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In his excellent post, my friend and Ricochet member The King Prawn, directed my attention toward a handy article authored by Ricochet Contributor and Political Consultant Rick Wilson. I’ve had a few brief exchanges with Rick and I like him. He’s always impressed me as a straight shooter, earnest, affable, experienced, and capable of communicating without the sneering derision we’ve come to expect from others in his profession.
His latest, Trump Voters Are Hillary’s New Best Friends, is a well-written piece that features an itemized list of reasons Trump will crater and why his supporters are unwittingly aiding the opposition. In the interest of opening a dialogue between two factions that seem diametrically opposed at times, I’d like to pose a few questions to Rick that his article raises, to wit:
Donald Trump is not running a real campaign. He is working the phones, stirring the pot and using the media ecosystem to its fullest. Soon, the bolder members of the field will follow Rick Perry, Marco Rubio and Jeb Bush in making harder and more decisive strokes against him. Unlike Trump, they’ll use real oppo, tested and targeted messages—ads built not just to cut, but to kill. They’ll break his operational tempo, get inside his OODA loop and turn his circus into a crispy ruin. It’s what real campaigns do.
I really liked this part, Rick. It made you sound like Conan the Consultant. “…ads built not just to cut, but to kill. They’ll break his operational tempo…” Yes yes, and we will crush our enemies and hear de laminations of de women! And trust me, sir, I believe you. We’ve seen this done with devastating effect on other Republican challengers in the past. But tell me, Conan, where were those “harder and more decisive strokes,” against Barack Obama? When did the “targeted messages … built not just to cut but to kill,” take effect, because I don’t remember seeing them. When was Barack Obama’s circus, complete with faux Greek columns, brought to a “crispy ruin?”
From launching his career in the home of a domestic terrorist to spending 20 years listening to anti-American rants from the pulpit, here was a guy whose heroes were Marxists and who presented more quotes lambasting American constitutional government than I have liver pills. Indeed, the only thing missing was a revelation that he had been taught civics by Alger Hiss, and yet both John McCain and Mitt Romney, whose campaigns I expect you would call “serious,” lost their voice when it came time to launch the heavy artillery against a dangerously radical man, artillery they so readily employ against people in their own party. Is it unreasonable to expect the Republican nominee to be as tough on the real enemy as he is on his colleagues?
Can you understand the frustration this sort of political bipolar disorder engenders on the part of those who grow weary at seeing their advocates savaged by the “establishment” nominee, who then gets trounced in the general election? And if you in fact can understand this, do you think the sort of condescension that is being heaped on those who are relieved to hear Donald Trump (or anyone, for that matter) speak to their concerns will actually persuade them to support the eventual nominee? John McCain refers to those who are taking Donald Trump’s points seriously as “crazies.” A dear friend of mine, who tenaciously defends Republican timidity, wrote in another forum that Trump is, “not a serious candidate for a sentient human.”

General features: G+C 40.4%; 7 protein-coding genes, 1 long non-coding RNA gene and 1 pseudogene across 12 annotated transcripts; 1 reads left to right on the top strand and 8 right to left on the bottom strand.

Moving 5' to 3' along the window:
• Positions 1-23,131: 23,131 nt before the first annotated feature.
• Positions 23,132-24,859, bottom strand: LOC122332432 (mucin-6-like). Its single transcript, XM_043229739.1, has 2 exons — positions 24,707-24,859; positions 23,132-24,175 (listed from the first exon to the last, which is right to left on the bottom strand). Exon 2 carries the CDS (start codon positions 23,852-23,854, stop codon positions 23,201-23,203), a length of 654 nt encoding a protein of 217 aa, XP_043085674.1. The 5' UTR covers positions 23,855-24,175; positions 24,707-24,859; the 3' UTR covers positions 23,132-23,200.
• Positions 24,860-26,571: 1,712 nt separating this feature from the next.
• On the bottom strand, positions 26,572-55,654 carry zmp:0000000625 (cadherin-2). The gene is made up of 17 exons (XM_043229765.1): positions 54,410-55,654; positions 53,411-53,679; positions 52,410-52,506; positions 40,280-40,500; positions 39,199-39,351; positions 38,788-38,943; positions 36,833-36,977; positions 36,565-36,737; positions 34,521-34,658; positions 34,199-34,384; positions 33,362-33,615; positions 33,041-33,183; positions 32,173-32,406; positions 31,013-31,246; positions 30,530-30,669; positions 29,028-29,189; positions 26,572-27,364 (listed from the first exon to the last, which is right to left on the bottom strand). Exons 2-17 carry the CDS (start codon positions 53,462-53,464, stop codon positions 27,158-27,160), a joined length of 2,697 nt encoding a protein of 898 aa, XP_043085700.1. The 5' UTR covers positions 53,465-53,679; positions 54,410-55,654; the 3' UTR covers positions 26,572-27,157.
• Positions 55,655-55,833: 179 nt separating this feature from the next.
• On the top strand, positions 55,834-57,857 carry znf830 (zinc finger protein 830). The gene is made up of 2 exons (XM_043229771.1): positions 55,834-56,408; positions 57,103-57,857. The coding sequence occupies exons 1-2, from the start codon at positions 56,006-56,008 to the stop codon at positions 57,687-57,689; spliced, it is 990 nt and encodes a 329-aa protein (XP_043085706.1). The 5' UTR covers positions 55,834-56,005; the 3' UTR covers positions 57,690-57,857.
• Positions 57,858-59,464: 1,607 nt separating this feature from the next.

Perhaps you’ve heard of Lauran Wilkerson, the lady who spoke yesterday before a Senate hearing on sanctuary cities. Her son was tortured, murdered, and his body was set on fire by an illegal alien who is here by virtue of parents who came here illegally, qualifying him as a “dreamer.” Ms. Wilkerson said:
Sanctuary city policies scream to the criminal element of illegals in this country: ‘Come to our town USA, we’ll protect you from our terrible policemen. We’ll protect you from these tough American laws, that you — because you had a hard life — are not able to go through the same motions that an American is. It is going to take another life lost by a Senator, a Congressman, the President, even another of today’s heroes, someone from Hollywood before someone in a position moves on this. I urge you: you are in a position to do something about this for Americans.
I thank you to Mr. Trump for getting a message out about the nation in two minutes… that countless families like my own have been trying to say for five to six years. It feels good to be heard whether you love him, or whether you don’t, I felt heard.
Is Ms. Wilkerson sentient? Is she a “crazy?” Is she someone that fits into your own characterization of those who suffer from, “a combination I call ‘herpes and a hangover.’ They may have had fun the night before, but they’ll regret the hangover for a day.” Fun? Her son is no longer sentient, of course, his life having been sacrificed on the altar of political expediency by both parties. Did you catch Ms. Wilkerson saying, “It feels good to be heard whether you love him, or whether you don’t, I felt heard?” Rick, why, in your opinion, did Ms. Wilkerson feel that her message had fallen on deaf ears since her son’s murder? You’re a professional, after all, so I’m curious as to why you think she felt as if she had no advocate in a party that ought to embody the justice she seeks? Is it a combination of Republican political and moral sclerosis that left this mother feeling alone in her struggle, or simple bureaucratic idiocy?
One last thing that really came across in your article was a rather high sense of confidence in the abilities of consultants as a group. But I wonder, respectfully, if two resounding defeats at the hands of a very beatable radical ought instead to provoke a bit of humility, introspection and, dare I say it, respect toward those whose vote you will solicit in November?